Two days. Two days since the prediction of the solar storm by the SWPC(Space Weather Prediction Center). Two days since all hell broke loose and everyone awaited the most dreaded day. Two horribly long days. And now, though midnight, I am anything but sleepy. Satellites are busy sending information of the solar activity to the humans, to help the narrow down the accuracy of the flare.
Zell, Holly. Van Allen Probes Spaceraft. 2011. nasa.gov. Web. 21 May. 2017.
I remained on high alert ever since the announcement was made. But with the strength of my magnetic field decreasing rapidly, I’m worried that I just might not be able to offer the intense protection that I need to. I watch the outer space continuously for the tell-tale signs of the solar flare. Two days ago, a huge solar flare was emitted by the sun and unfortunately, it was aimed right at us. In most of the cases I somehow escape because our paths don’t collide very often. My orbit takes me around the sun and fortunately most of the flares are directed somewhere else, for some other planet to face the fury. This time, however, it looks like it’s my turn.
Unlike other flares, this one is accompanied by a coronal mass ejection, making the event a different story all together. From the radio broadcasts and other satellite images that pass by me, I have heard that these coronal mass ejections are deadly and have the potential to cause complete blackouts. I wonder if the situation is the same on other planets. But then, I doubt if they will stand a chance against this giant’s power. From my place in the space I could see Aurora on a few planets whenever the solar flare struck a few days ago. Their magnetic field is not so strong and without it, there is little chance of survival, if any. Sadly, due to the powerless magnetic fields, life on these planets is dead even before they have a chance to begin.
And there it was. A tiny glow in the darkness. Travelling towards me, carrying with it what I feared the most, the coronal mass of the sun. The satellites around me pick up the signal of the flare and the whole world now depends upon me to protect them. My magnetic poles do not have the strength that they once did. Their reversals are overdue.
Swarm’s Precise Sense of Magnetism. European Space Agency. 2014. phys.org. Web. 21 May. 2017.
The last one occurred 780.000 years ago, when the life was just beginning to form. Since then, these living beings have evolved and transformed. I was always on alert regarding the space weather and protected them from many disasters that they are yet to discover. But this is the most intense one that I have faced so far. And the humans know it. They have sensed the restlessness of my magnetic poles deviating from their original positions. In the South African Anomaly, the compasses are already pointing south. My strength is not what it once used to be but this is also the time that the humans need me the most. Their communication systems, their health, their whole lives depend on me now.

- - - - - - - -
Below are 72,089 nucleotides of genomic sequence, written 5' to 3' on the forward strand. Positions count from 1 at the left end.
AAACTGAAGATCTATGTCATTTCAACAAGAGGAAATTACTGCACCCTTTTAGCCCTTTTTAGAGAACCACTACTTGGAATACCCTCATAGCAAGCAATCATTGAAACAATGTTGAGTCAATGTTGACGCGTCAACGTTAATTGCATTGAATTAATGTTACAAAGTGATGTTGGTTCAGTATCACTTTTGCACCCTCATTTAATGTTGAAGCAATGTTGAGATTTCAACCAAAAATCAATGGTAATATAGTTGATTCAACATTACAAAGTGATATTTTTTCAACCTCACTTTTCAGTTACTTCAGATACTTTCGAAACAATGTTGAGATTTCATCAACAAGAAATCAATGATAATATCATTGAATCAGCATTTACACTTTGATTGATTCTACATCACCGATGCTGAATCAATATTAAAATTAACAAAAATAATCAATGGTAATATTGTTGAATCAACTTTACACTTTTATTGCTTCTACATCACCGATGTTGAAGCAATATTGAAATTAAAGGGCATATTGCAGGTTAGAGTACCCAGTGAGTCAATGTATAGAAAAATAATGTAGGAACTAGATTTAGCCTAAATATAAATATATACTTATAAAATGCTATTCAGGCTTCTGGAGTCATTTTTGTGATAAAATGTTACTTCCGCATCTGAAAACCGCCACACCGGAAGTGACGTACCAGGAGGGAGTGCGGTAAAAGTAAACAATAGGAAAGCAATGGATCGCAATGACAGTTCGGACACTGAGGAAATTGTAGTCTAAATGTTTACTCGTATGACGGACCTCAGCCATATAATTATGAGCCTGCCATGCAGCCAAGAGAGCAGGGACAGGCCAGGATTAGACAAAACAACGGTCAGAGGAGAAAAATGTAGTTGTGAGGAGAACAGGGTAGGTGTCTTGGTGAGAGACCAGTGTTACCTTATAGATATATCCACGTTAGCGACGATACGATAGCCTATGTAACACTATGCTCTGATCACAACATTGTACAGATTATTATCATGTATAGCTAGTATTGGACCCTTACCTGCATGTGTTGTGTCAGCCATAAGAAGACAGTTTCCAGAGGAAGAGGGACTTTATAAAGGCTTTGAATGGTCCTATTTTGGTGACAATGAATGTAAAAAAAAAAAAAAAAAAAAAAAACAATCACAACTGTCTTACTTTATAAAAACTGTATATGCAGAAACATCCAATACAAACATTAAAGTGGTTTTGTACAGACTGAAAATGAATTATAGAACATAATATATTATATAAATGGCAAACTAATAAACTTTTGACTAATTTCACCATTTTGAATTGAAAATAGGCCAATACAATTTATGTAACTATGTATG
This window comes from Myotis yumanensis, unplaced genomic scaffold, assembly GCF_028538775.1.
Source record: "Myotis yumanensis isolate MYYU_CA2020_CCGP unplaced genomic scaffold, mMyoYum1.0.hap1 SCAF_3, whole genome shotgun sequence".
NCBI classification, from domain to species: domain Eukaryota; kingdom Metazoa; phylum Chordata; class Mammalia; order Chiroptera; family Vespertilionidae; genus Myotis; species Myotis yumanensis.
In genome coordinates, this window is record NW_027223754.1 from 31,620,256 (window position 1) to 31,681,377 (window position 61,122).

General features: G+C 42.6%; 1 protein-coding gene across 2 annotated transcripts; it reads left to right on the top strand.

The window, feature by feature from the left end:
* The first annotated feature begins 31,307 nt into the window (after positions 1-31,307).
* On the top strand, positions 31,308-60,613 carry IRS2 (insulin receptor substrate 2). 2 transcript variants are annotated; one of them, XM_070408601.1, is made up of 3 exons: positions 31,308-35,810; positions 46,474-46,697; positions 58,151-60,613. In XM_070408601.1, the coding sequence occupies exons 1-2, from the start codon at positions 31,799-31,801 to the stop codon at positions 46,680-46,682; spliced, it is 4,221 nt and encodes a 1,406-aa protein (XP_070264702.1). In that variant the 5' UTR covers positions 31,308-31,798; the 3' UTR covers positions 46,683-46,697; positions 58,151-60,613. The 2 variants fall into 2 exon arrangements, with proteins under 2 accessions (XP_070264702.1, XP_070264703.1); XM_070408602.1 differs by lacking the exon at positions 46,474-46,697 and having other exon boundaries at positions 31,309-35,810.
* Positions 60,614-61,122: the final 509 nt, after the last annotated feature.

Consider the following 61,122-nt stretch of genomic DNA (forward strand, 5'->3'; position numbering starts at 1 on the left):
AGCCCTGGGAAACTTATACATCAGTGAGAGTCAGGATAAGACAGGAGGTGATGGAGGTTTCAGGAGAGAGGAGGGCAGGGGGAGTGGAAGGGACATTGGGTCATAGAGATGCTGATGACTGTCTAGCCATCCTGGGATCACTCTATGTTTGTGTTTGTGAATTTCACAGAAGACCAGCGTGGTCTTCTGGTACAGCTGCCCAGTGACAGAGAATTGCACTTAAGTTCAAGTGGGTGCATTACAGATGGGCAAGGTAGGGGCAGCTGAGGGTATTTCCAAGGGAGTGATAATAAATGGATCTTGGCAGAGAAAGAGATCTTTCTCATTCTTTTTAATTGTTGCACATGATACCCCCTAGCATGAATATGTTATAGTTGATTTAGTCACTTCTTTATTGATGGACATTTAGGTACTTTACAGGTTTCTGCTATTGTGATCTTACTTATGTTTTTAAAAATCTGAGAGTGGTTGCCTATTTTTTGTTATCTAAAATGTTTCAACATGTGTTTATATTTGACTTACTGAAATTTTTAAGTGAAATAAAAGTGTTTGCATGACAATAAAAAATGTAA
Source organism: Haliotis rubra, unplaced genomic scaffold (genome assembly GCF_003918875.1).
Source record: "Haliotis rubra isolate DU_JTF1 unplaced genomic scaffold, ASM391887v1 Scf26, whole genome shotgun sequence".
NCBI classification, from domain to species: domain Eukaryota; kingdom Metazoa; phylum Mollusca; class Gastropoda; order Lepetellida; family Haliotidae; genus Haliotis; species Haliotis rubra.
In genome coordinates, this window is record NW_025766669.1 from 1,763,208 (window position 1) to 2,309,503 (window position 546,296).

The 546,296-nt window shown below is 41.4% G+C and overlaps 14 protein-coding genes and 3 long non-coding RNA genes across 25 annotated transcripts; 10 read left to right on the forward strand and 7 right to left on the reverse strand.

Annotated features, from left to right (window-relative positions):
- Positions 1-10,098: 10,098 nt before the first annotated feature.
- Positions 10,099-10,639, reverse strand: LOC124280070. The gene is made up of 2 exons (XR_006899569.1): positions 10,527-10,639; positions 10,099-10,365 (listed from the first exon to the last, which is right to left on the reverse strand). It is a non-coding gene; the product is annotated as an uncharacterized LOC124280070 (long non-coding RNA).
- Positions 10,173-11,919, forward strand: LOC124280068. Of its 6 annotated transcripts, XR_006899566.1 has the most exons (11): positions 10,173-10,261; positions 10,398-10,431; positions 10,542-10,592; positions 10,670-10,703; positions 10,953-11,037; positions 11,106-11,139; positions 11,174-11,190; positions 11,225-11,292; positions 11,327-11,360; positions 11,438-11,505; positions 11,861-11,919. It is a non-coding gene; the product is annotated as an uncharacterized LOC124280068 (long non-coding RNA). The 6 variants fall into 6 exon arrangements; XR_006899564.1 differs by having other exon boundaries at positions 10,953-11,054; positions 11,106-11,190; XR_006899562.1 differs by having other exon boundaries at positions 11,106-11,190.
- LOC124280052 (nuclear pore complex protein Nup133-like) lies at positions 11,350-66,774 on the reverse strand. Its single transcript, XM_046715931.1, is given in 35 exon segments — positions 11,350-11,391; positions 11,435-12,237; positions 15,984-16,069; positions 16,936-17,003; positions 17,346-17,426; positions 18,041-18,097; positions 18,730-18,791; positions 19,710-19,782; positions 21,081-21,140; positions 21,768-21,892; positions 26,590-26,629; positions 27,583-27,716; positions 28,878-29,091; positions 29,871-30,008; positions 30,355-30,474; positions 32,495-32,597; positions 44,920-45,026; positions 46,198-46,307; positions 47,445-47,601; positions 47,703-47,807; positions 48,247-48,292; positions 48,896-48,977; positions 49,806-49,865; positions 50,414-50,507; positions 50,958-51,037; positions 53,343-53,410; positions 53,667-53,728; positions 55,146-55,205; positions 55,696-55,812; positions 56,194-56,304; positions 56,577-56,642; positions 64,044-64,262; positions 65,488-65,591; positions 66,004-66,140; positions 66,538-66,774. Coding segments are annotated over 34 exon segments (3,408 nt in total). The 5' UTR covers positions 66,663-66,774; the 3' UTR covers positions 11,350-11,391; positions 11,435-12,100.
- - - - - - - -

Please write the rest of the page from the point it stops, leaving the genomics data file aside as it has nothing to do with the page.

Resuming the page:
The tiny glow is now thousands of kilometers wide. And with me rotating and revolving in my orbit, I am right at the heart of it. And then it happens.
It hits me hard. My shield compressed under its weight and with its magnetic field aligned opposite to that of mine, the pressure was even more. We struggle for hours. It just doesn’t seem to let go. The coronal mass ejection adds a force that I don’t have the power to compete with. Billions of tons of plasma is not something I was prepared for. I manage to deflect the particles above me and watch them as they go hunting for their next prey far into space.
Lucas, Thomas. Dynamic Earth: Exploring Earth’s Climatic Engine. 2012. nationalgeographic.com. Web. 21 May. 2017.
Few of the particles, however, escape my attention and enter my field. They slide along my field and enter my poles, where my field is quite weak. I watch as my next layer of army, the atmosphere, consume them. Millions of molecules of oxygen and nitrogen, among many others, express their triumph by displaying a beautiful colors across the night sky.
Tired but content, I watch the rainbows in the night sky dance to the tunes unknown.
Wilmore, Butch. Northern Lights Meeting the Sun. 2015. techtimes.com. Web. 21 May. 2017.